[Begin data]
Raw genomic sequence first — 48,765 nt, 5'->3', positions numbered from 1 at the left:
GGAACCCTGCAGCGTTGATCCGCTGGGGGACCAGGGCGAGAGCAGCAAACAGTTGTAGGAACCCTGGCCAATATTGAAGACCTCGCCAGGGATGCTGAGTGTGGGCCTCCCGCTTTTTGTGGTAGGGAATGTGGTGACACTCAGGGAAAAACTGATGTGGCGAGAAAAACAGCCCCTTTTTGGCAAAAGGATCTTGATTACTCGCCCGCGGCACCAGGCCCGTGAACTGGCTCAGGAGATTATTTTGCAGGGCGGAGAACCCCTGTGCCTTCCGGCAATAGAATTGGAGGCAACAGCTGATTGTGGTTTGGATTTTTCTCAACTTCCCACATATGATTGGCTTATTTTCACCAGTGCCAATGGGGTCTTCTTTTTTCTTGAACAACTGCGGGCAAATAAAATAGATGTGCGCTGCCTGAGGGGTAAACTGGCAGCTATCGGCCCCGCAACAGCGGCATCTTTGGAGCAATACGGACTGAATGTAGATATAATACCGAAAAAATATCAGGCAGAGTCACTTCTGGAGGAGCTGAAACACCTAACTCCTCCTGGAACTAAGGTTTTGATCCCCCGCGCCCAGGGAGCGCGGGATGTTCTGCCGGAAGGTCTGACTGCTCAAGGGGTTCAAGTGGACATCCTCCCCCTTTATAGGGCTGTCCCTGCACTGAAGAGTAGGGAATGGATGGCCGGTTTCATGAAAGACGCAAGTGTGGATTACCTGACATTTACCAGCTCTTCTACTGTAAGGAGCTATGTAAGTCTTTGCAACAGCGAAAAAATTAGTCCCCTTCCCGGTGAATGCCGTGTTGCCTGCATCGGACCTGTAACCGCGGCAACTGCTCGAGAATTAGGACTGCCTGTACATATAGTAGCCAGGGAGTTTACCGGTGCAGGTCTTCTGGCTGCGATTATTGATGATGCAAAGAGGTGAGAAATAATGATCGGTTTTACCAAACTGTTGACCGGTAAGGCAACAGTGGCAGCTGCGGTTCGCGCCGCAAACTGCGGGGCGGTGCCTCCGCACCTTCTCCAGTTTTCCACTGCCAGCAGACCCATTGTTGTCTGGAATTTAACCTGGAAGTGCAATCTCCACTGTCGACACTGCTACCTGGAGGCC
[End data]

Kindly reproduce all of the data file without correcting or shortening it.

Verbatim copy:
Raw genomic sequence first — 48,765 nt, 5'->3', positions numbered from 1 at the left:
GGAACCCTGCAGCGTTGATCCGCTGGGGGACCAGGGCGAGAGCAGCAAACAGTTGTAGGAACCCTGGCCAATATTGAAGACCTCGCCAGGGATGCTGAGTGTGGGCCTCCCGCTTTTTGTGGTAGGGAATGTGGTGACACTCAGGGAAAAACTGATGTGGCGAGAAAAACAGCCCCTTTTTGGCAAAAGGATCTTGATTACTCGCCCGCGGCACCAGGCCCGTGAACTGGCTCAGGAGATTATTTTGCAGGGCGGAGAACCCCTGTGCCTTCCGGCAATAGAATTGGAGGCAACAGCTGATTGTGGTTTGGATTTTTCTCAACTTCCCACATATGATTGGCTTATTTTCACCAGTGCCAATGGGGTCTTCTTTTTTCTTGAACAACTGCGGGCAAATAAAATAGATGTGCGCTGCCTGAGGGGTAAACTGGCAGCTATCGGCCCCGCAACAGCGGCATCTTTGGAGCAATACGGACTGAATGTAGATATAATACCGAAAAAATATCAGGCAGAGTCACTTCTGGAGGAGCTGAAACACCTAACTCCTCCTGGAACTAAGGTTTTGATCCCCCGCGCCCAGGGAGCGCGGGATGTTCTGCCGGAAGGTCTGACTGCTCAAGGGGTTCAAGTGGACATCCTCCCCCTTTATAGGGCTGTCCCTGCACTGAAGAGTAGGGAATGGATGGCCGGTTTCATGAAAGACGCAAGTGTGGATTACCTGACATTTACCAGCTCTTCTACTGTAAGGAGCTATGTAAGTCTTTGCAACAGCGAAAAAATTAGTCCCCTTCCCGGTGAATGCCGTGTTGCCTGCATCGGACCTGTAACCGCGGCAACTGCTCGAGAATTAGGACTGCCTGTACATATAGTAGCCAGGGAGTTTACCGGTGCAGGTCTTCTGGCTGCGATTATTGATGATGCAAAGAGGTGAGAAATAATGATCGGTTTTACCAAACTGTTGACCGGTAAGGCAACAGTGGCAGCTGCGGTTCGCGCCGCAAACTGCGGGGCGGTGCCTCCGCACCTTCTCCAGTTTTCCACTGCCAGCAGACCCATTGTTGTCTGGAATTTAACCTGGAAGTGCAATCTCCACTGTCGACACTGCTACCTGGAGGCC